PATHANKOT, India – Suspected militants entered an Indian air force base near the border with Pakistan on Saturday and exchanged fire with security forces for hours, leaving at least four gunmen and two Indian soldiers dead, officials and news reports said.
The attack, which was seen as an attempt to undo recent progress made in the relationship between rivals India and Pakistan, began a couple of hours before dawn, and by late morning it appeared that the violence had ended with the killing of the gunmen by Indian forces. But just two hours later, fresh gunfire erupted.
A helicopter could be seen at around noon firing at an area inside the Pathankot air force base, located about 267 miles north of New Delhi. Shots could also be heard from inside the base.
The defense ministry said just after 5 p.m. that operations at the base were ongoing, 14 hours after the attack began. It added that there had been intelligence reports about a likely terror attack on military installations in Pathankot, and that the air force had been prepared to thwart any attackers.
"Due to the effective preparation and coordinated efforts by all the security agencies a group of terrorists were detected by the aerial surveillance platforms as soon as they entered the Air Force Station at Pathankot," the ministry said in a statement.
It was unclear how many gunmen were still fighting security troops at the base Saturday evening.
The attack began when at least four gunmen entered the living quarters of the base shortly after 3 a.m., but they were unable to penetrate the area where fighter helicopters and other military equipment are kept, said air force spokeswoman Rochelle D'Silva.
Press Trust of India news agency cited police as saying that four attackers were killed following an hourslong gunbattle, and that police started an operation to clear a wider area of other possible intruders.
The attack was viewed by many in India as an attempt to unravel recent progress in the country's relationship with archrival Pakistan. The violence came just a week after Indian Prime Minister Narendra Modi made an unannounced visit to Pakistan to meet with his Pakistani counterpart, Nawaz Sharif.
Modi's visit was seen as a potential sign of thawing relations between the two nuclear-armed neighbors. The two leaders also held an unscheduled meeting at the Paris climate change talks last month.
"These kinds of attacks are nothing new and have generally been the outcome of the dispute of India and Pakistan over Kashmir," said Noor Ahmed Baba, a political scientist at Central University in Indian Kashmir's capital, Srinagar.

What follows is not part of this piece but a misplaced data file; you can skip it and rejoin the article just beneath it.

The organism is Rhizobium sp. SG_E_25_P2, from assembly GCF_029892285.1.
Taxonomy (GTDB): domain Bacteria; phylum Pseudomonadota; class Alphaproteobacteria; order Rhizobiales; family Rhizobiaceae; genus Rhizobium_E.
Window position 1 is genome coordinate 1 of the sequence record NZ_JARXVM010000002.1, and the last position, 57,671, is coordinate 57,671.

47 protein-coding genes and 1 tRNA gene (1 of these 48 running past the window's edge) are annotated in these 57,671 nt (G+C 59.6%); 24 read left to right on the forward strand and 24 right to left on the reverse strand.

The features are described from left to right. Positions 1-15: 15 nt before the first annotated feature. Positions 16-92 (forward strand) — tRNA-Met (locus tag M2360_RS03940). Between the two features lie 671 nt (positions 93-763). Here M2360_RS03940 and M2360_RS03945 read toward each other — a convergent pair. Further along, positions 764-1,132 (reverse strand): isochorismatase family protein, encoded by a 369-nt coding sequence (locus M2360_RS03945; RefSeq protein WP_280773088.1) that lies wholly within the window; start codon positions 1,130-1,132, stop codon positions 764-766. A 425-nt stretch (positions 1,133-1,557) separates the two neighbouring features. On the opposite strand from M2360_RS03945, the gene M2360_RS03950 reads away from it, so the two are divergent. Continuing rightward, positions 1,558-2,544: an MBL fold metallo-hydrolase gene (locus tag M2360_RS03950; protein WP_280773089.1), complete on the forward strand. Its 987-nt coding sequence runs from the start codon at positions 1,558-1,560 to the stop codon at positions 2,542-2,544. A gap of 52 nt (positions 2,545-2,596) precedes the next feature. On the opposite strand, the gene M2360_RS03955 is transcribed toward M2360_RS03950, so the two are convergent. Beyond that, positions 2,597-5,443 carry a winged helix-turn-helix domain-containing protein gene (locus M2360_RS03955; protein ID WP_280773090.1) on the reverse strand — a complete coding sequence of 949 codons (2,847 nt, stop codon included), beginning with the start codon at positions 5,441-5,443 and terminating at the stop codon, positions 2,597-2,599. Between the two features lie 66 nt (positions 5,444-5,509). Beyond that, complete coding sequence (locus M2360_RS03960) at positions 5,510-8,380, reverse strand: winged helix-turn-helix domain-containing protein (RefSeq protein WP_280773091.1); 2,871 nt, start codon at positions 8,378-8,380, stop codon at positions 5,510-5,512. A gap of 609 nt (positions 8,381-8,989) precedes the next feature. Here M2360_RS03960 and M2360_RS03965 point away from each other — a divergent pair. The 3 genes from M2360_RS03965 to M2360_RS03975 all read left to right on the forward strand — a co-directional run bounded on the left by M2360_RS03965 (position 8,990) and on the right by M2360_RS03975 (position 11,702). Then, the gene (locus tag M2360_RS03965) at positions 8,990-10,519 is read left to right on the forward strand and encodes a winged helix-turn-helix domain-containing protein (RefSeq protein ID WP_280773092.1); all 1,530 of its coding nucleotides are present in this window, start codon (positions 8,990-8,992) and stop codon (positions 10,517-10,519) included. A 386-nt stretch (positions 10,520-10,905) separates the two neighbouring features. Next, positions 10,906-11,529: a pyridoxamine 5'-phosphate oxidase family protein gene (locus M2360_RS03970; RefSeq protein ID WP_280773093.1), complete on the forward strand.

The Himalayan region of Kashmir is divided between India and Pakistan, but is claimed in its entirety by both.
Baba said that there were elements in both countries that would like to see the peace process fizzle out, and that all sides must "exhibit political maturity and sagacity to defeat the vested interests."
Ahead of Modi's surprise visit to Pakistan, the national security advisers of both countries had met in Thailand to discuss issues including peace and security, terrorism, the disputed region of Kashmir and ways to maintain peace along the countries' shared border.
The foreign secretaries of both nations are scheduled to meet in Islamabad later this month.
Pathankot, in Punjab state, is on the highway that connects India's insurgency-wracked Jammu and Kashmir state with the rest of the country. It's also very close to India's border with Pakistan.
Police said they suspected the gunmen who entered the air force base were militants, and were investigating whether they had come from the Indian portion of Kashmir or from Pakistan. Rebels routinely stage attacks in Indian-held Kashmir, where they've been fighting since 1989 for an independent Kashmir or its merger with Pakistan.
India accuses Pakistan of arming and training Kashmir's insurgents, a charge Islamabad denies. More than 68,000 people have been killed in the violence in the Indian portion of Kashmir.
Pakistan's foreign ministry condemned the attack. "Building on the goodwill created during the recent high level contacts between the two countries, Pakistan remains committed to partner with India as well as other countries in the region to completely eradicate the menace of terrorism afflicting our region," it said in a statement.
Indian Home Minister Rajnath Singh told reporters that India wants peace with Pakistan, but "if there is any kind of terror attack on India, we will give it a fitting reply."
India's defense minister, national security adviser and the chiefs of the army, navy and air force met Saturday to discuss the situation.
In July, gunmen staged a similar attack at a police station and a moving bus near Gurdaspur, a border town in India's Punjab state. The three attackers then killed four policemen and three civilians before being shot dead by security forces.